It should describe in detail the measures you’re taking to prevent and control risks and accidents for your employees. It should cover various arrangements and include the name of the person responsible for that area of health and safety.
Some areas to include:
- Risk assessments – Outline how and when risk assessments will be conducted. Include risk assessments for specific areas if relevant to your organisation, such as hazardous substances, manual handling and fire safety.
- Emergency procedures – Detail your emergency evacuation procedures. Highlight all the escape routes and explain the procedures, such as how often fire alarms will be tested and how fire doors should be used.
- Incident reporting – Explain the reporting procedures for accidents and illnesses. First aid procedures should also be outlined.
- Audits and inspections – Detail how the arrangements will be inspected and that regular audits will be used to investigate and check procedures.
The arrangements section of the policy should be easy to understand so employees are aware of their responsibilities and the correct processes.
Communicate and review the policy
- Ensure that all employees in the organisation are aware of the health and safety policy.
- Reiterate the policy for new employees joining the organisation and for refresher training.
- Ensure you have an accessible health and safety policy manual available to all employees.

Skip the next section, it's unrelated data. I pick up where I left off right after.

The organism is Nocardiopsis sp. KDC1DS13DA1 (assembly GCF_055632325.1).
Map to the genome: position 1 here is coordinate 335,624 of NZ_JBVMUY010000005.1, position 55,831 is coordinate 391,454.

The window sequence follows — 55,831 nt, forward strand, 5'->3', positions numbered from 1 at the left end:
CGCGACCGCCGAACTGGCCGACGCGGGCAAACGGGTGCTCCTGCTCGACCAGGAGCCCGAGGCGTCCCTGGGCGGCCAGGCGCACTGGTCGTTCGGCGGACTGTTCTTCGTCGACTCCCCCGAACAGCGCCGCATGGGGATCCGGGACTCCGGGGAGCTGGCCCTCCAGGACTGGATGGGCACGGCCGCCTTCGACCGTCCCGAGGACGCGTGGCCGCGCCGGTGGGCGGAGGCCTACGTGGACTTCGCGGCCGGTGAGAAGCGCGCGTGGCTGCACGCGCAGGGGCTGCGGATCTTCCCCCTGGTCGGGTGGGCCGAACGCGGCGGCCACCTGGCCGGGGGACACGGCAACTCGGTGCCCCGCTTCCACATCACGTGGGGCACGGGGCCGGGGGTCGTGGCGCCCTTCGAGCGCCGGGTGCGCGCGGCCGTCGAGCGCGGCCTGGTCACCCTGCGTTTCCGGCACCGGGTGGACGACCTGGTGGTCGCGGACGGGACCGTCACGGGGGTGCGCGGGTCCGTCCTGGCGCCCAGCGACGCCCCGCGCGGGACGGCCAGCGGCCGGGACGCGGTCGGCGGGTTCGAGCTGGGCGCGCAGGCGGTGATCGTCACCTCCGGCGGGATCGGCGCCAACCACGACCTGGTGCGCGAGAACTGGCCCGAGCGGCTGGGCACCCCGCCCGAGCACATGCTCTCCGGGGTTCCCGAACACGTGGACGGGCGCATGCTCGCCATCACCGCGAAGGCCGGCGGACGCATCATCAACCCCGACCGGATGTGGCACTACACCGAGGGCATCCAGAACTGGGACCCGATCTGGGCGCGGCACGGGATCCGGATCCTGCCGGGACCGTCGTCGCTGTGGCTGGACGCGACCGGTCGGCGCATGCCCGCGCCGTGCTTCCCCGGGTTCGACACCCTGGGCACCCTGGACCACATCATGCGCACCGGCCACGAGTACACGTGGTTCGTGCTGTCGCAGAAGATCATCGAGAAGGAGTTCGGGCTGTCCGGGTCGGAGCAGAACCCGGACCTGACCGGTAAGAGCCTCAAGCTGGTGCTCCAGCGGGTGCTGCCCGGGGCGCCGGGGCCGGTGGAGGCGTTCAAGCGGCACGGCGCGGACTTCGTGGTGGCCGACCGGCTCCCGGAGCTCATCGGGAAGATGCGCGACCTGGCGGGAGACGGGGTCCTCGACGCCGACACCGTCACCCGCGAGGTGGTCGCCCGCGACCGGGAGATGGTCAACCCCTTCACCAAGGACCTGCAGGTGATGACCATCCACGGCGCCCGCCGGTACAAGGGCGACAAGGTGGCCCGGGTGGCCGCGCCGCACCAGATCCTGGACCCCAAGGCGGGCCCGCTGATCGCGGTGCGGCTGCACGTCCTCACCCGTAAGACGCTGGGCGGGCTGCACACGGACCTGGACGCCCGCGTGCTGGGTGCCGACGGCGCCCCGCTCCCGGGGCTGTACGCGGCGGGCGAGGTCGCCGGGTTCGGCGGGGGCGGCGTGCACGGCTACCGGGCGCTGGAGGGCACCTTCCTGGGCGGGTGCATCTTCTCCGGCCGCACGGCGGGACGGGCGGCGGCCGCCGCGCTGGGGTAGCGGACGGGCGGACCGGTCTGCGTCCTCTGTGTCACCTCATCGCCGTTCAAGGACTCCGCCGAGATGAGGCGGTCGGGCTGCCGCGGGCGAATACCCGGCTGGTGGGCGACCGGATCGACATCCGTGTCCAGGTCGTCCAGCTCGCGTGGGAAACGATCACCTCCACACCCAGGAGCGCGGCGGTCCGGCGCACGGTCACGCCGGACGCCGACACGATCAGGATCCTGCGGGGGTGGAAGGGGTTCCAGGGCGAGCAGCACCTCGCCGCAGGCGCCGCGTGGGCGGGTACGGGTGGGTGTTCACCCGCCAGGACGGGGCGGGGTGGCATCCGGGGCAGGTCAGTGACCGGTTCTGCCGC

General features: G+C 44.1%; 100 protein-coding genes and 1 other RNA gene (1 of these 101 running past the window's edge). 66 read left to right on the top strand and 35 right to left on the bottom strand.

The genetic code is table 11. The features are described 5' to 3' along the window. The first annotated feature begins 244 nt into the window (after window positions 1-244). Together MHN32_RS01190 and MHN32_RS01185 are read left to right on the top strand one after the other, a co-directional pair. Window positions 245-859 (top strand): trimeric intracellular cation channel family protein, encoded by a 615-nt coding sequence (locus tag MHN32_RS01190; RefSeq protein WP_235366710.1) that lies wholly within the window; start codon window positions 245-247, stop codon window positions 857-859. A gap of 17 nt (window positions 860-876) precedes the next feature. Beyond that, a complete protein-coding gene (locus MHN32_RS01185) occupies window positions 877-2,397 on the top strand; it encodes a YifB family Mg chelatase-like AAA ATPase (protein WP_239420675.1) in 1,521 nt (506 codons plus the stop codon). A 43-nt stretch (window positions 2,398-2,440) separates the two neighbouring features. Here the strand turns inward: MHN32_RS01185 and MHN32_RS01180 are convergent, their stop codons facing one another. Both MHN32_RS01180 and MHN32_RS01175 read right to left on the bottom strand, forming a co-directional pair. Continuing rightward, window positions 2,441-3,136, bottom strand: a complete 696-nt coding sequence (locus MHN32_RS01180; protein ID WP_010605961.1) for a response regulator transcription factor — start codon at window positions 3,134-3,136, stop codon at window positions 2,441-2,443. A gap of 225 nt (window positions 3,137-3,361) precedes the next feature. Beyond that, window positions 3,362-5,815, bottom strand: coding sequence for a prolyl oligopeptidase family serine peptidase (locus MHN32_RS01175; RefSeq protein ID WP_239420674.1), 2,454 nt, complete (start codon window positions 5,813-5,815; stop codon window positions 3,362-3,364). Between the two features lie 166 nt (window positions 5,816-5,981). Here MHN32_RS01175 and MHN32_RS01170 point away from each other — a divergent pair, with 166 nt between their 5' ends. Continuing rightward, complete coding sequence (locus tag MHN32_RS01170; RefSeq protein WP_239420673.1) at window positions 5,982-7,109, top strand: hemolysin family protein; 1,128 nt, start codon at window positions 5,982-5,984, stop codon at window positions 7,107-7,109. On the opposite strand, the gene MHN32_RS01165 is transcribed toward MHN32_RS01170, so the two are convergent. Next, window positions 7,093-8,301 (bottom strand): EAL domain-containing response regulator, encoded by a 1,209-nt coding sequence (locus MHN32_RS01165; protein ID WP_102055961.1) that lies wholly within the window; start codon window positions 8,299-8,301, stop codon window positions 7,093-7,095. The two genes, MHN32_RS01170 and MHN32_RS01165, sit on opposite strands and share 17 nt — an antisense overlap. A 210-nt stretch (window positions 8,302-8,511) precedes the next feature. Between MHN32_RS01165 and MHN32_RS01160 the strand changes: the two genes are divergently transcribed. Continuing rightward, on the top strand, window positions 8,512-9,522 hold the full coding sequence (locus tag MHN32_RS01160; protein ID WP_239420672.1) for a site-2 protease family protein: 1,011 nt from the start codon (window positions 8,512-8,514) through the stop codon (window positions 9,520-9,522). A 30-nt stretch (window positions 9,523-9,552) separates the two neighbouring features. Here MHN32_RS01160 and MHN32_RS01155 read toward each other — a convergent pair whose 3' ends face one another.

- Review your health and safety policy at least once a year.
The importance of an occupational health and safety management system
A more systematic approach to your health and safety management can help you manage your business more effectively.
An occupational health and safety (OH&S) management system helps to maintain consistency across operations and procedures. It can improve your organisation’s efficiency and health and safety performance. It can continuously identify hazards and control risks associated with the workplace.
Certifying your health and safety management system to ISO 45001 can improve the framework of systems. It helps to demonstrate your organisation’s commitment to protecting your employee’s health and safety and ensures compliance with relevant regulations.
The standard helps to improve employee safety and creates a safer working environment. It determines the health and safety risks associated with specific activities and puts in controls to minimise them. It can also evaluate the management system’s performance and offer ways to improve it. Implementing a management system certified to ISO 45001 can help reduce operational costs and costs associated with work-related incidents and downtime.
An ISO 45001-certified management system can also improve your organisational reputation and attract new customers and contracts that may require a compliant management system as part of a contract.
You can learn more about ISO 45001 certification and occupational health and safety management systems by visiting our website.